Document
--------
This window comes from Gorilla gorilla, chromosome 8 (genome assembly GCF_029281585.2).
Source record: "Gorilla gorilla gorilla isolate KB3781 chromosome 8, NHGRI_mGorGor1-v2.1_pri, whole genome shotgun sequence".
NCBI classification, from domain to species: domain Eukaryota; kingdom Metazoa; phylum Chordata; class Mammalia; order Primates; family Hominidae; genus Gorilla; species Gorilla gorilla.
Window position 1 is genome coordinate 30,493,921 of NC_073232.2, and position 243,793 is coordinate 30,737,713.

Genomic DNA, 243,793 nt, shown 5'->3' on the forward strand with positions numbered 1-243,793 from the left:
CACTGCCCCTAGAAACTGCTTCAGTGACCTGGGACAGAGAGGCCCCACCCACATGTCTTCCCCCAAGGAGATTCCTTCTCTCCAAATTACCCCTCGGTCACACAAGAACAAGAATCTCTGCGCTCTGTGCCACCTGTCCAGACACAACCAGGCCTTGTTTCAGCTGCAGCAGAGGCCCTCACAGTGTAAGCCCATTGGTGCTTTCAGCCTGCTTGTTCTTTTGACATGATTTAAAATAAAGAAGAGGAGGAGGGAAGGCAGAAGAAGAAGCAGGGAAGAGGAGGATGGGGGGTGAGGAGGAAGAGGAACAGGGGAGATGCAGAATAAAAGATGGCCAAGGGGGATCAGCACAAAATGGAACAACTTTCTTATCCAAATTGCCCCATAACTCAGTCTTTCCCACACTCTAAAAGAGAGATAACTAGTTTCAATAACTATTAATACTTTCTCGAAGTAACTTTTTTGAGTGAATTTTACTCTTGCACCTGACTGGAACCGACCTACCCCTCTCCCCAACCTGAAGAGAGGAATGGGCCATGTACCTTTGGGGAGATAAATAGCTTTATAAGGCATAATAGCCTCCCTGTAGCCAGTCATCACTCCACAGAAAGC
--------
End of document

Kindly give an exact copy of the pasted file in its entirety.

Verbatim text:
This window comes from Gorilla gorilla, chromosome 8 (genome assembly GCF_029281585.2).
Source record: "Gorilla gorilla gorilla isolate KB3781 chromosome 8, NHGRI_mGorGor1-v2.1_pri, whole genome shotgun sequence".
NCBI classification, from domain to species: domain Eukaryota; kingdom Metazoa; phylum Chordata; class Mammalia; order Primates; family Hominidae; genus Gorilla; species Gorilla gorilla.
Window position 1 is genome coordinate 30,493,921 of NC_073232.2, and position 243,793 is coordinate 30,737,713.

Genomic DNA, 243,793 nt, shown 5'->3' on the forward strand with positions numbered 1-243,793 from the left:
CACTGCCCCTAGAAACTGCTTCAGTGACCTGGGACAGAGAGGCCCCACCCACATGTCTTCCCCCAAGGAGATTCCTTCTCTCCAAATTACCCCTCGGTCACACAAGAACAAGAATCTCTGCGCTCTGTGCCACCTGTCCAGACACAACCAGGCCTTGTTTCAGCTGCAGCAGAGGCCCTCACAGTGTAAGCCCATTGGTGCTTTCAGCCTGCTTGTTCTTTTGACATGATTTAAAATAAAGAAGAGGAGGAGGGAAGGCAGAAGAAGAAGCAGGGAAGAGGAGGATGGGGGGTGAGGAGGAAGAGGAACAGGGGAGATGCAGAATAAAAGATGGCCAAGGGGGATCAGCACAAAATGGAACAACTTTCTTATCCAAATTGCCCCATAACTCAGTCTTTCCCACACTCTAAAAGAGAGATAACTAGTTTCAATAACTATTAATACTTTCTCGAAGTAACTTTTTTGAGTGAATTTTACTCTTGCACCTGACTGGAACCGACCTACCCCTCTCCCCAACCTGAAGAGAGGAATGGGCCATGTACCTTTGGGGAGATAAATAGCTTTATAAGGCATAATAGCCTCCCTGTAGCCAGTCATCACTCCACAGAAAGC